Israeli forces launched a devastating onslaught in northern Gaza, yesterday, killing at least 60 Palestinians, among them nine children, as pressure mounts on the government for a full-scale invasion.Two Israeli soldiers died and seven were injured in the incursion, which involves a regiment of about 2,000 troops and is the biggest since Israel withdrew all its forces from the territory in 2005.
The attack was an attempt to stop the hail of rockets fired by Hamas militants at Israeli cities. About 140 rockets have been fired since fighting flared up on Wednesday, including more than 50 yesterday.
Israeli troops targeted the crowded Jabaliya refugee camp in the hunt for militants. Tanks, supported by helicopters, moved into the area just after midnight and by noon, troops had pushed nearly two miles into Gaza.
At least three women and nine children, ranging in age from 13 months to 17 years, were reported to be among the dead. In Gaza’s main Shifa hospital, a toddler screamed as doctors tried to treat her for burns. “Uncle, I don’t want to die. I want my dad,” she cried. The girl was injured after Israel attacked a house which the army claimed had been used to store and make weapons.
A mother preparing breakfast for her children was killed when she was hit by gunfire, relatives and medical workers said. Four more civilians died when a missile struck a crowd of Palestinians. Hospital officials said that two dead children remain unidentified in hospital.
Among those killed were a 16-year-old girl and her 14-year-old brother, who died after artillery attacks on Jabaliya camp. Another 16-year-old girl was killed and her baby brother was seriously injured while watching television, and two sisters died when their kitchen roof collapsed.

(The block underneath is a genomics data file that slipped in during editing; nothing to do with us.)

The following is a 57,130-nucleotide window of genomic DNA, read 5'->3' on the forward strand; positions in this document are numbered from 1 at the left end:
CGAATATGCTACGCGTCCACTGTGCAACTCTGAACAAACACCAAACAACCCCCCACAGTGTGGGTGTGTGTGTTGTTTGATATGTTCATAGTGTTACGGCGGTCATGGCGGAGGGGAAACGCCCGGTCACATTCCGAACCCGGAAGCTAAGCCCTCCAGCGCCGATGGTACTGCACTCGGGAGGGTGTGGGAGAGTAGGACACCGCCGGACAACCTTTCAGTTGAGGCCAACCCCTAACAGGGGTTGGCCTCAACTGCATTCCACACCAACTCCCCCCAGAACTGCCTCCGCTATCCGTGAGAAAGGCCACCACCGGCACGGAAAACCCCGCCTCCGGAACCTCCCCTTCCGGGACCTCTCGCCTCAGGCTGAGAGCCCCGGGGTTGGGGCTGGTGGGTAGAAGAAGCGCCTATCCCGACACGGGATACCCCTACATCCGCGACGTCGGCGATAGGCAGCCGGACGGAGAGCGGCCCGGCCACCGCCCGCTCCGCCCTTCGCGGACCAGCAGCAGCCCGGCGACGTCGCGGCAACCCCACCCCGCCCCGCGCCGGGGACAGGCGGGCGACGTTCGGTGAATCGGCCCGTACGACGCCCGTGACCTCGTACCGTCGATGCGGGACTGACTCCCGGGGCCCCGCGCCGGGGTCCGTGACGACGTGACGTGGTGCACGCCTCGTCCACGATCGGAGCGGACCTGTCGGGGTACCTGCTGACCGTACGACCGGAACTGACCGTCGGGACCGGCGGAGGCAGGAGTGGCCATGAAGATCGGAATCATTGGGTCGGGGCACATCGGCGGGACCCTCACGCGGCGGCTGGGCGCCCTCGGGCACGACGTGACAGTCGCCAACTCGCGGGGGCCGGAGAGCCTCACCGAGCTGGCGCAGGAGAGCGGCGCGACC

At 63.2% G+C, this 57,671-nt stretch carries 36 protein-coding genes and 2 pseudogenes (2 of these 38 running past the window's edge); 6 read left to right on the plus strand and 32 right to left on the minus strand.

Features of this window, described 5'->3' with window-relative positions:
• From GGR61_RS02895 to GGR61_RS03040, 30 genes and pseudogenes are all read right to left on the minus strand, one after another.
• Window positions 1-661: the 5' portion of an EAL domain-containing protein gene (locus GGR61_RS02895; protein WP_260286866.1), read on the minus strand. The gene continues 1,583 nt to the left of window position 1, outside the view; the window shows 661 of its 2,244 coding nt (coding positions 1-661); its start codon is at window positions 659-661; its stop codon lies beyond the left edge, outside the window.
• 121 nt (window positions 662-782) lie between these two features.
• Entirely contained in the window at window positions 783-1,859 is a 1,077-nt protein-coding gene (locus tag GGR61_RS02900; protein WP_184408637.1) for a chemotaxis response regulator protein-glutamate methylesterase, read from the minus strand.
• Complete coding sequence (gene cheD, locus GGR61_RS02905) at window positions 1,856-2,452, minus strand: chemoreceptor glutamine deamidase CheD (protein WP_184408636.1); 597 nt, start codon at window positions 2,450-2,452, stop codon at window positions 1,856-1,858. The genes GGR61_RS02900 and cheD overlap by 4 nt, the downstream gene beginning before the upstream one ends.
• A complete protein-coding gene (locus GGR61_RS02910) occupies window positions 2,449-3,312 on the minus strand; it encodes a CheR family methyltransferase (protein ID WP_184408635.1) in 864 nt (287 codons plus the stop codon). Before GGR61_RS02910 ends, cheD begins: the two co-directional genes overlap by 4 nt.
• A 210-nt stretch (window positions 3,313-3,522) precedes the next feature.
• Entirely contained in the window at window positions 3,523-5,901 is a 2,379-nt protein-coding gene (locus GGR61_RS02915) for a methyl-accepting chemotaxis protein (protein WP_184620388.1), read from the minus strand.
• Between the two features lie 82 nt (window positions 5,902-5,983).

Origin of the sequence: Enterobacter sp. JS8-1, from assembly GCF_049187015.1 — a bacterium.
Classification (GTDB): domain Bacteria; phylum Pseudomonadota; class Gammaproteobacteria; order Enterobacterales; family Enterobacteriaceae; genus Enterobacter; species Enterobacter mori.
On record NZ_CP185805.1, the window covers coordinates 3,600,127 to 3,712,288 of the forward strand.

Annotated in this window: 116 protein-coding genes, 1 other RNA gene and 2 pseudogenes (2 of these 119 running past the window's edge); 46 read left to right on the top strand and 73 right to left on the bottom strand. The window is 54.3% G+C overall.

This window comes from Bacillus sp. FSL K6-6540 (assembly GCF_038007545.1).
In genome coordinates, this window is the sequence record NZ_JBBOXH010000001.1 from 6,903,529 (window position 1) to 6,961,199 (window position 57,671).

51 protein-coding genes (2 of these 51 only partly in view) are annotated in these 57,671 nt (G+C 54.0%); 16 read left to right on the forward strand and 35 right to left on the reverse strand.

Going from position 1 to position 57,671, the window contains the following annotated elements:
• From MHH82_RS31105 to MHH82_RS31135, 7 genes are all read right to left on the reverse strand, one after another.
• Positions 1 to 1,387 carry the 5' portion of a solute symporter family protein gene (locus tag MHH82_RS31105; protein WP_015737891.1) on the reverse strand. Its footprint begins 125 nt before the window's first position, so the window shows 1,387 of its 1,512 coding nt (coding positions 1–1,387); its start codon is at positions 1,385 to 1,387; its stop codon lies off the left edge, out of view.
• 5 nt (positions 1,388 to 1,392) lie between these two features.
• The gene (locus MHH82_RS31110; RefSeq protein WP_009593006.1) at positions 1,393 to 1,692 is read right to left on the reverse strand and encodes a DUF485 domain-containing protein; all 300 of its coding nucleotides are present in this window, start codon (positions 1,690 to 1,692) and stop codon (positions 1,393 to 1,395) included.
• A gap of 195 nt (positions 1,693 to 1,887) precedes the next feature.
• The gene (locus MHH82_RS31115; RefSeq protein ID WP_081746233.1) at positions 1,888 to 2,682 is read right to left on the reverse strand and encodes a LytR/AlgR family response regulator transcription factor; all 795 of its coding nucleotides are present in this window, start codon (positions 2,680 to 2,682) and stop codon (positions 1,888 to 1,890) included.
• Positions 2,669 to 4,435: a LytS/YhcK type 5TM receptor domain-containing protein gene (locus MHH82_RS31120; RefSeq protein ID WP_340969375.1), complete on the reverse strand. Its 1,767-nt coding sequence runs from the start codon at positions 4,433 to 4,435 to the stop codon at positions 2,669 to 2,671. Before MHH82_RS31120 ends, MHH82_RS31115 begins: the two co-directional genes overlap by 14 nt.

Abu Alaa, 40, a resident of Jabaliya, said: “We are in the middle of a total war. We hear the rockets and the explosions everywhere. We cannot leave our homes. They’re shooting at everything that moves.” Sami Ali Oush, 25, a student who lives in Jabaliya, said: “We have many injured, but the ambulances cannot reach them because the Israeli soldiers are everywhere.”
In Ramallah, on the West Bank, about 300 Palestinians from the main political factions marched through the streets, carrying pictures of children killed by the Israeli attacks. Senior Palestinian negotiators said peace talks with Israel could not continue.
Mahmoud Abbas, the Palestinian president, who is from the Fatah party, called for “international protection for the Palestinian people”. He said: “It is unthinkable that Israel’s reaction to Palestinian rocket attacks, which we condemn, can be so terrible and frightening.”
The Israeli army said the raid was a “routine incursion” that did not represent a change in policy. The possibility of a bigger invasion is to be discussed at an Israeli cabinet meeting today, but the country’s vice premier, Haim Ramon, said that it did not plan to retake Gaza. He said: “We need to act with all our might, but without taking steps that will hurt us more than help us, by which I mean re-occupying Gaza.”
However, pressure is also growing inside Israel to negotiate with Hamas for a ceasefire, a tactic so far shunned by Israeli leaders. John Ging, a senior United Nations official in Gaza, appealed to world leaders last night to try to stop the fighting. He said: “Killing Palestinian women and children will not bring security to the people of Israel.”
Washington urged Israel to “consider the consequences” of the military action. Both Condoleezza Rice, the US Secretary of State, and Javier Solana, the European Union’s foreign policy chief, are to visit the region this week to try to push peace talks forward, though yesterday’s violence cast doubt over the talks.
The latest round of fighting has now claimed more than 80 lives, including at least 30 civilians. The violence escalated with an Israeli air strike on Wednesday that killed five senior Hamas militants. This was followed by a barrage of rockets from Gaza.